Granada in Spain is a city of many faces. It is full of colour and flavour. It’s abuzz with activity, even in winter. Yet, further up in the silent streets of the old town it tempts us with promises of winter delights that only a city in the south of Europa can offer us. It may be warm enough to unzip your jacket but in the distance, we are greeted by distant views of snow on the peaks of the Sierra Nevada.
We spend a January day in the ancient old town of Granada, from the busy maze of shops and streets of the Alcaiceria, which still surprises with exotic spices, patterns and flavours, to the most quiet corners of the Albaicin.
Here, in the squares of the old town, where restaurants have put out their chairs and tables, time seems to have stood still. It’s the perfect place to slow down and relax. While we sip coffees in the shadow of golden trees we know that we are already scheming our return.
Fragrances: Spices and Fresh Food in the Alcaiceria
Our day in Granada begins innocently enough. We start our visit to Granada with a quick stint to the light and airy cathedral. We leave the church through the backdoor and almost stumble on the vendors of fragrant spices and teas in the streets around the church. What we don’t know until later is that this is just outside of the Alcaiceria, the old spice market of Granada.
The vendors sell everything that delights your senses. Tea mixtures with fantastical names such as “Rooibos Christmas tea” with colourful sugar stars added to the mix. Others are called “Breeze of the Alhambra” and “The White Romantic Granada”. The open baskets presented in front of the shops, the aroma of the dried leaves hitting the receptors in our noses.
We walk past food vendors, selling dried and salted fish of all shapes and sizes. Their skins silvery and shiny, their little bodies carefully lined up in a circular pattern. Sacks of nuts, almonds, pistachios, shelled chestnuts ready to eat. Dried sticks of liquorice root, tied together with a ribbon. Huge dates, dried and fresh, and a bread made with sweet fig flesh. Pickled olives with fresh herbs, a dish of prepared bacalao.
The smells of tea have long been replaced by sharper notes. We see buckets of star anise, the multi-coloured pearls of pepper. Dried black garlic and artichoke hearts. We are reminded of the great bazars of the Middle East and India. The impression lingers as we cross the last main artery road to enter the Albaicin, the Moorish old town of Granada.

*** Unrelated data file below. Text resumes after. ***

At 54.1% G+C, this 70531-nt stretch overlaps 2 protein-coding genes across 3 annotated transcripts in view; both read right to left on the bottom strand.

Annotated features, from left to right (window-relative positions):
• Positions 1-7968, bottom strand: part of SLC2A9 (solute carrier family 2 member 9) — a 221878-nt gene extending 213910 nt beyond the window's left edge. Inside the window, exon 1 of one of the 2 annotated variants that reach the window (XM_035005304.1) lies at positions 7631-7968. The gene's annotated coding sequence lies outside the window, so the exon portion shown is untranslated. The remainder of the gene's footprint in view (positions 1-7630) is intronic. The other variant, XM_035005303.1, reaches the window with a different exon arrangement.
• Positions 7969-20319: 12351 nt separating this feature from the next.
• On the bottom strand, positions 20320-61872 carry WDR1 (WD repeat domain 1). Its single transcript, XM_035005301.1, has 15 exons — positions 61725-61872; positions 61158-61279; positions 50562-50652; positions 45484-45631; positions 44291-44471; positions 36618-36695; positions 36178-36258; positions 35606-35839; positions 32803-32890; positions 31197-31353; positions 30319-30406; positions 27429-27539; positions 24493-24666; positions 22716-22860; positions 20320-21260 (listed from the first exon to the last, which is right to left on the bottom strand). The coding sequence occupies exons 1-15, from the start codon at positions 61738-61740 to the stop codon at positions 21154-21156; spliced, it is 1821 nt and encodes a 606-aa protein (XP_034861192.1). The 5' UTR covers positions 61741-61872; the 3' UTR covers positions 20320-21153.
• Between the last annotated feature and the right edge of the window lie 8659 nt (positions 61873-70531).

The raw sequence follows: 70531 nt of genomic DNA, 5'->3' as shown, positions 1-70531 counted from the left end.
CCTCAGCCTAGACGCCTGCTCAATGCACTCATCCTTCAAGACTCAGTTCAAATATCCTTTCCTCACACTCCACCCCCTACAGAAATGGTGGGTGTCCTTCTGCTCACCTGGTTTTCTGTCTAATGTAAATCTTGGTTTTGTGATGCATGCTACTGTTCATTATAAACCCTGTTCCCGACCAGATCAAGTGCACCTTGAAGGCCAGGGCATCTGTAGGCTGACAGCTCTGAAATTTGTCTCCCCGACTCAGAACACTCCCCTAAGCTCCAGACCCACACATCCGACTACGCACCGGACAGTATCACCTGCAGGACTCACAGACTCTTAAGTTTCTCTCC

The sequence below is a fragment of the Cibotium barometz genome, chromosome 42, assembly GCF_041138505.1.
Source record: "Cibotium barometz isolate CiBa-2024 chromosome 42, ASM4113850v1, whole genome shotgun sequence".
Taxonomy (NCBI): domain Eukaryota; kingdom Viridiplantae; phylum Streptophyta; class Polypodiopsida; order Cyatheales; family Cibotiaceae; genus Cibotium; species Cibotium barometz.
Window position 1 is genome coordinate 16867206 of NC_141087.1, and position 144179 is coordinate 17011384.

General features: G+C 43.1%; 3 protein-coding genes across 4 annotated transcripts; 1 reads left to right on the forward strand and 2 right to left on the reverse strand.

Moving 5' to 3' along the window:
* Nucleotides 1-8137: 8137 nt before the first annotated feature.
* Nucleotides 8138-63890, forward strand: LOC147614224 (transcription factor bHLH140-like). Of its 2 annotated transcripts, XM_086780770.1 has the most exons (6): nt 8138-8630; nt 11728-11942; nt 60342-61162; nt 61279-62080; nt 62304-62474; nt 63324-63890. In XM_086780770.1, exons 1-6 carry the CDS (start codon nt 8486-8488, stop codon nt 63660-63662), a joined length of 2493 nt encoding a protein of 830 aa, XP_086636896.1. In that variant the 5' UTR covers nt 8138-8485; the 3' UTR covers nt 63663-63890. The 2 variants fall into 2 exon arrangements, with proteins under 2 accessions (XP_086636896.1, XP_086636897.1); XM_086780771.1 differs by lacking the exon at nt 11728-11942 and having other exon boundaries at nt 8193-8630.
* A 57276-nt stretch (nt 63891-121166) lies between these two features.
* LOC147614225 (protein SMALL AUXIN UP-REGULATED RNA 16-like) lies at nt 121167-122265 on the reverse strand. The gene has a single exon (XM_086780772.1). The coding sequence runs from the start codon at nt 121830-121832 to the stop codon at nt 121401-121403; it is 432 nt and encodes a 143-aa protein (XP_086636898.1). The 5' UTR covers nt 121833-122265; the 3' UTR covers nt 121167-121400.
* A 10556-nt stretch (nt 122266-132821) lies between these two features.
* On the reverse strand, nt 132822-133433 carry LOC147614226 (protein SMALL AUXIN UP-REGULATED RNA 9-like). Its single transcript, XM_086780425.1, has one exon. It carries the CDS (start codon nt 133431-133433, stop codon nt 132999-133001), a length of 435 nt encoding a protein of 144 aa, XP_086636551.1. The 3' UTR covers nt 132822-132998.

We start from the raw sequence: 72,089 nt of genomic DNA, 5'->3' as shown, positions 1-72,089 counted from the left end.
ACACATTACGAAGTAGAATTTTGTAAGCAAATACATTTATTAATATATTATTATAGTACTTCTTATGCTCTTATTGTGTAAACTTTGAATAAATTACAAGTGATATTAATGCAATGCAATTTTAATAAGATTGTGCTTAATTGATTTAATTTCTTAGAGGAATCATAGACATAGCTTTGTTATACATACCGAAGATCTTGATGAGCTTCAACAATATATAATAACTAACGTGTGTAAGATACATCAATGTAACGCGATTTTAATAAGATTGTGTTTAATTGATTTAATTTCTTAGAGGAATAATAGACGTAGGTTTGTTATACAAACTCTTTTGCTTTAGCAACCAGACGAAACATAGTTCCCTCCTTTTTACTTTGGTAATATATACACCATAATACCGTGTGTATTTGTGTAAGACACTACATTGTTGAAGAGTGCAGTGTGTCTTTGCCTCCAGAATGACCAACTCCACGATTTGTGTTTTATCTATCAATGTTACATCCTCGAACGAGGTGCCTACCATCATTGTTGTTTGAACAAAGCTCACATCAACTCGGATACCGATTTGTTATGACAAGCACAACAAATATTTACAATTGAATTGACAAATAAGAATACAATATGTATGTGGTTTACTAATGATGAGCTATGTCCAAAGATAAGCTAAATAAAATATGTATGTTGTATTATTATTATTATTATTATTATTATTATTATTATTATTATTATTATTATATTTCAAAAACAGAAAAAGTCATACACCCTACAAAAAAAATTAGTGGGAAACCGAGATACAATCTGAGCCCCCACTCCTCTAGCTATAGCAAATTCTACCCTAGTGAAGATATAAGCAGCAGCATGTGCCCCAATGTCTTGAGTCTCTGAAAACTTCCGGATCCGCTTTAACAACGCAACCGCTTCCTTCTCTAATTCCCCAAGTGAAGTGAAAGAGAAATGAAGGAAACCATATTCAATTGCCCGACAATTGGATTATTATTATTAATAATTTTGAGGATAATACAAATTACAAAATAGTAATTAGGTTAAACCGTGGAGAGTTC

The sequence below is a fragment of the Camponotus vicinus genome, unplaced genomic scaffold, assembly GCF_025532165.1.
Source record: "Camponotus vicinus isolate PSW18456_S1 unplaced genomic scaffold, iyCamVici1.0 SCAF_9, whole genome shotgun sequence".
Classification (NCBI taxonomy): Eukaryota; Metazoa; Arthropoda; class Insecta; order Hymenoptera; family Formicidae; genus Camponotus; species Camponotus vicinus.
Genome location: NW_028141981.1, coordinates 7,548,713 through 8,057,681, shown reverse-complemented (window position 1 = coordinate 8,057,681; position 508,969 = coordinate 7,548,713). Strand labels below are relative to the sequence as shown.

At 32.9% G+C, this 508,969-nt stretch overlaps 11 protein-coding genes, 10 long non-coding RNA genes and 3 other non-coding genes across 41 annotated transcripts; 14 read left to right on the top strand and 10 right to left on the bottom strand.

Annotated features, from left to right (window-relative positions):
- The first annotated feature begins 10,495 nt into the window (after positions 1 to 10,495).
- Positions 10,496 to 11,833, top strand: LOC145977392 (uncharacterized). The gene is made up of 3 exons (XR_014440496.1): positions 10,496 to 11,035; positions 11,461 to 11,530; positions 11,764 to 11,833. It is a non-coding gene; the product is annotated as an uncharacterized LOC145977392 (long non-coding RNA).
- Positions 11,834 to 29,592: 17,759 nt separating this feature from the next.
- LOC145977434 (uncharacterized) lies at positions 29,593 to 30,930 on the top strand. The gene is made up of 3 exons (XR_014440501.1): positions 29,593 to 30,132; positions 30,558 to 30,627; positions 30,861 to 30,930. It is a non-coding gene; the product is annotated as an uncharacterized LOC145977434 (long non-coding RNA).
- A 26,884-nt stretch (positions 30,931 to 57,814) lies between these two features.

This close to the modern centre (speaking in relative terms) the streets are lined with little shops selling souvenirs. They are crammed with leather purses and silk scarves, colourful woven handbags, scarf with ethnic patterns, and Arab style slippers with pointed tips. Here, in the heart of the Alcaiceria, it’s a confusing mix of things to buy, tour groups, and lingering students.
But only a couple of steps further, and we are leaving all of this behind us.
Fallen Leaves: The Squares of the Albaicin
The path takes us up the mountain and deeper into the Albaicin. The old Moorish quarter of Granada, where white houses line ancient roads that are paved with round pebbles. They make our walk even more strenuous, even though we wear comfortable shoes. Every step hurts but we hardly notice.
The roads have fallen quiet around us. No cars can get into this quarter, the roads are too steep, too narrow. The corners seem impossible at times, the stairs endless. We come past carmens, traditional houses with gardens of fruit trees behind high walls. Shrines in the corners of houses, trap doors in garden walls.
From time to time little squares open up the views, sometimes all the way to the Alhambra, the mighty fortress on the other side of the valley. As we are standing under trees with golden leaves we can see it clearly in the distance, and even further, there is the gleaming white of the snowcapped Sierra Nevada.
Our steps make crunchy noises in the empty streets of the Albaicin as we walk over fallen leaves, climbing higher and higher for the best views of the Alhambra.
We find it at the Mirador San Nicolás, where the muezzin in the nearby mosque calls for prayer. Satisfied with our trip to the city, we find a small restaurant on the Placeta de San Miguel, order our meals next to a little church.
Granada in Winter: A City for the Senses
Winter is the perfect time to see Granada. Wandering the ancient streets of the old town you are kissed by the wintry rays of the sun but it’s not too hot to dare the steep streets of the Albaicin.
Go and see it for yourself. You will inevitably end up in one of the restaurants which serve food and drinks out on the square. The shadows are cool, so you may order a more hearty dish. Ox stew, for example, or garlic chicken with potatoes.
You may sip on a glass of white wine, watch the lunch break workers eat their sandwiches on the church steps, and maybe you will the same thoughts as us: Granada, you are a city that will never disappoint. You are gorgeous inside and out, even in winter.
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